Does that give him an advantage? Perhaps it does, perhaps it doesn’t.
Does he bowl the highest series in the league every time he bowls?
Is he guaranteed to be the high average in the league at the end of the season?
Does he, with exact knowledge, select the proper ball every time he has to make a change due to the lane transition?
If the answers to these questions are a decided, “yes,” then perhaps having six balls give him an advantage.
If the answers to these questions are a decided, “no,” then perhaps the six balls give him an advantage.
If the answers to these questions are a “maybe,” then perhaps the six bowling balls give him an advantage.
Bowling is not an exact science and should not be treated as such.
I have seen bowlers with six bowling balls (or more) win tournaments.
I have seen bowlers who used only one bowling ball win tournaments.
I have seen bowlers who have used two or three bowling balls win tournaments.
So who really has the advantage?
Whether it is finding the proper ball or making the optimum “manual” adjustment, I advocate that it is the bowler who can find the “sweet spot” on the lane for that particular day is the one who has the advantage.
To tell you the truth, I would probably have a lot of bowling balls if I could afford them.
I am, however, in the same category as the majority of you out there; and that is, we were barely able to afford the three (two reactives and a spare ball) that we have now.
Us “Average Joe’s” then, have to depend on our knowledge and wits to try to overcome the varying conditions that we have to bowl under.
Having an arsenal of bowling balls is a good idea; but, what do we do if we don’t have that solid arsenal built up yet?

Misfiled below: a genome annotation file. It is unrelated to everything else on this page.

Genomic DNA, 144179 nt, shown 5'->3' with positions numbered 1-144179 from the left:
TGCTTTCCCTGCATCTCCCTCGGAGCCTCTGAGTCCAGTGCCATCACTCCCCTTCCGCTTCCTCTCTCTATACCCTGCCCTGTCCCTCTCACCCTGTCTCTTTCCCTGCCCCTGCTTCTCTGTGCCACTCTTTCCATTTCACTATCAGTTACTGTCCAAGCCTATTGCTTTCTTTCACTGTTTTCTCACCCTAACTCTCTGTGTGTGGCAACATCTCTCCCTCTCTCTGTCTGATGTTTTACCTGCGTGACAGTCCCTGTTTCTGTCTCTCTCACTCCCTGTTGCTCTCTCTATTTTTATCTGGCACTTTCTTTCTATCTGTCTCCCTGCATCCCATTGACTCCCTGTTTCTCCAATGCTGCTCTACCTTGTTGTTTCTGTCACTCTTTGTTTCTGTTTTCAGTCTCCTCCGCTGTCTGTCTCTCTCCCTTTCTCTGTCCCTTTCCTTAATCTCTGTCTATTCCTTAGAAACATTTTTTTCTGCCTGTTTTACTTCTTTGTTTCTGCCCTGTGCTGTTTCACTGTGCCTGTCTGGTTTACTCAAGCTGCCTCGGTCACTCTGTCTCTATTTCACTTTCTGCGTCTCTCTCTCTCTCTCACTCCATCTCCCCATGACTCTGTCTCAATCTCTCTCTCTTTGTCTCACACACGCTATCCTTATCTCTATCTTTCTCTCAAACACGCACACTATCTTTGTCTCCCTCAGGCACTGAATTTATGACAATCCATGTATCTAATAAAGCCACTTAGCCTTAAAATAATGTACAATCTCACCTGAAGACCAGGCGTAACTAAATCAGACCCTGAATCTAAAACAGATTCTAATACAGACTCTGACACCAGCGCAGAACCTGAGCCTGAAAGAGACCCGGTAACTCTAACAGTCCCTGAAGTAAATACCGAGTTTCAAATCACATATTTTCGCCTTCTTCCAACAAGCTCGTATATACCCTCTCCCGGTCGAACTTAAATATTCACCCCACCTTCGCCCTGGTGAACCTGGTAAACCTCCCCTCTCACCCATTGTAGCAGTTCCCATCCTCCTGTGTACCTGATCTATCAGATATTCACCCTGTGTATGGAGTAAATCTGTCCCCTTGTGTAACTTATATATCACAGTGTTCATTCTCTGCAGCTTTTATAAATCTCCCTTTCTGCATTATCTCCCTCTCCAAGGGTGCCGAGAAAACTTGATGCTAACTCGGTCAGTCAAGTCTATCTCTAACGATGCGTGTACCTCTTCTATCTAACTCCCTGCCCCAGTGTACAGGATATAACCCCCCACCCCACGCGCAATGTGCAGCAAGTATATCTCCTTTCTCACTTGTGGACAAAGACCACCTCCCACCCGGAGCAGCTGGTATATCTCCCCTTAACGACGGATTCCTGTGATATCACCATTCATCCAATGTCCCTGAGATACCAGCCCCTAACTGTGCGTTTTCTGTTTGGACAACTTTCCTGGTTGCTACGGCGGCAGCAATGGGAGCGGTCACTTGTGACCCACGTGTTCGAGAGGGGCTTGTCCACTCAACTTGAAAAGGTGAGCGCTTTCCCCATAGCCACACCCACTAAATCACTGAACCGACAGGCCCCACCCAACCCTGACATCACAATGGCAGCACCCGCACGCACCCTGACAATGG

Here’s a “Choc-List” of some small adjustments you can make before changing your bowling ball:
1) Use parallel movements with your feet and eyes. For example, when you move your feet one board to the left, also move your target one board to the left. (Left-handers, use the direct opposite directions.)
2) Use angular movements with your feet and eyes. In this, you move your feet a different amount than your mark. For example, feet two boards left and target one board left.
3) Aim at a mark further down the lane. If your ball is hooking too much, move your mark further down the lane - don’t discount aiming at the pins. Bring your mark closer to you for the opposite condition.
4) Use your index and/or pinkie fingers. The closer these fingers are to your gripping ones, the straighter the ball will tend to go; the more spread out (or tucked as many do with the pinkie) the more hook you will have.
As with everything, “practice makes perfect,” so try them out first.
When you are comfortable with the way your bowling balls react and you can read the effects of each adjustment, and then take them to league or competition.